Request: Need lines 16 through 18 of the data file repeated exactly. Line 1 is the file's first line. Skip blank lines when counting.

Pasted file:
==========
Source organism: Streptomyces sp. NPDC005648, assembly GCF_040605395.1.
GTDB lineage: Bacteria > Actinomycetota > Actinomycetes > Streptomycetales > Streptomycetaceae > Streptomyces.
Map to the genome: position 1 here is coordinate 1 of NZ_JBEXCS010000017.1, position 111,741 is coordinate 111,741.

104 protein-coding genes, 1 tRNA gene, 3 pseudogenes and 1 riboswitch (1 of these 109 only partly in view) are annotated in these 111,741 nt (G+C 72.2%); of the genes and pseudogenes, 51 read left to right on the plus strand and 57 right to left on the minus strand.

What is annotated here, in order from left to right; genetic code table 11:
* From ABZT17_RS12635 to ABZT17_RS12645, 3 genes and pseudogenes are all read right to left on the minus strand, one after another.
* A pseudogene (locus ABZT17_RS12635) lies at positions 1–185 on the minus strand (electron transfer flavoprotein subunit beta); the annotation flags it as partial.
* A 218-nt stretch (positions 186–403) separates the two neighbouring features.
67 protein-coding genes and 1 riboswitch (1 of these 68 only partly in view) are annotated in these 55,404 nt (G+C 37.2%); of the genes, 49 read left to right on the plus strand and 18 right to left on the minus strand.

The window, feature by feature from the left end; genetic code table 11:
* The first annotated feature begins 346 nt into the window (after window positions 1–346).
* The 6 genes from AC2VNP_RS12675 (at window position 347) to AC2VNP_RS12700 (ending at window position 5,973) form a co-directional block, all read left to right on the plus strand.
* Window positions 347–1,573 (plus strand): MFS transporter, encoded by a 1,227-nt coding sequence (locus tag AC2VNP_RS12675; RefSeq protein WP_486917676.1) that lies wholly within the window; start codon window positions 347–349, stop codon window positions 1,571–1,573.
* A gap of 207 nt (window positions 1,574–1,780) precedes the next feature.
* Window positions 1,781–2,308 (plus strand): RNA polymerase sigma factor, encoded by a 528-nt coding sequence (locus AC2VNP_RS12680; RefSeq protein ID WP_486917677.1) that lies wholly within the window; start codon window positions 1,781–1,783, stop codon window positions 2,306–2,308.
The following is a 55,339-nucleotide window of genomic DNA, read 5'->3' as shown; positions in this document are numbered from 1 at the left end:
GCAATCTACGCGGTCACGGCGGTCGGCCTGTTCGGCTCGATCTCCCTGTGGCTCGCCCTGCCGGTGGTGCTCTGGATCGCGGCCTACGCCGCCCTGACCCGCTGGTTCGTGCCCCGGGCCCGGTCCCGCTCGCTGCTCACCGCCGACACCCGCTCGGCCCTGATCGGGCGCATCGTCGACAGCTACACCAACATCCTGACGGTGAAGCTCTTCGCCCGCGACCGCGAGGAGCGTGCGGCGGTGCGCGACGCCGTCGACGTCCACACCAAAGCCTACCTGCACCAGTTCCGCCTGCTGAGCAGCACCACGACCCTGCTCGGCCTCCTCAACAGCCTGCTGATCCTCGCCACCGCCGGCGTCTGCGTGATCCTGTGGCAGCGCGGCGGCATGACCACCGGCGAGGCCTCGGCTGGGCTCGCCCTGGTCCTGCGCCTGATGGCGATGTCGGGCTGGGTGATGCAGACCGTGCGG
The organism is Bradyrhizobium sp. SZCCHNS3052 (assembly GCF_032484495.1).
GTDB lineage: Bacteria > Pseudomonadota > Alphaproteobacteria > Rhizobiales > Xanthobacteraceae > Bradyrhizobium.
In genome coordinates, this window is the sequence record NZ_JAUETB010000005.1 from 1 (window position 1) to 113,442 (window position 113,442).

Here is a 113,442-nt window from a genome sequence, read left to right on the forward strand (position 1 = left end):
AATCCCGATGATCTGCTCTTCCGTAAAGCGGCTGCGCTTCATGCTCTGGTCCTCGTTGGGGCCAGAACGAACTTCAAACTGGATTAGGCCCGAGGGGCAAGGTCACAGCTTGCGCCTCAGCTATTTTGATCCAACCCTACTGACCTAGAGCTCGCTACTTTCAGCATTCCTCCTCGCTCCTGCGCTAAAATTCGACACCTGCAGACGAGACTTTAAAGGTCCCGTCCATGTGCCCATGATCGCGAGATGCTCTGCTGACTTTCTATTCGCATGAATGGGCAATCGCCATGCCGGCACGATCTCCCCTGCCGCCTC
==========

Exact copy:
The following is a 55,339-nucleotide window of genomic DNA, read 5'->3' as shown; positions in this document are numbered from 1 at the left end:
GCAATCTACGCGGTCACGGCGGTCGGCCTGTTCGGCTCGATCTCCCTGTGGCTCGCCCTGCCGGTGGTGCTCTGGATCGCGGCCTACGCCGCCCTGACCCGCTGGTTCGTGCCCCGGGCCCGGTCCCGCTCGCTGCTCACCGCCGACACCCGCTCGGCCCTGATCGGGCGCATCGTCGACAGCTACACCAACATCCTGACGGTGAAGCTCTTCGCCCGCGACCGCGAGGAGCGTGCGGCGGTGCGCGACGCCGTCGACGTCCACACCAAAGCCTACCTGCACCAGTTCCGCCTGCTGAGCAGCACCACGACCCTGCTCGGCCTCCTCAACAGCCTGCTGATCCTCGCCACCGCCGGCGTCTGCGTGATCCTGTGGCAGCGCGGCGGCATGACCACCGGCGAGGCCTCGGCTGGGCTCGCCCTGGTCCTGCGCCTGATGGCGATGTCGGGCTGGGTGATGCAGACCGTGCGG
The organism is Bradyrhizobium sp. SZCCHNS3052 (assembly GCF_032484495.1).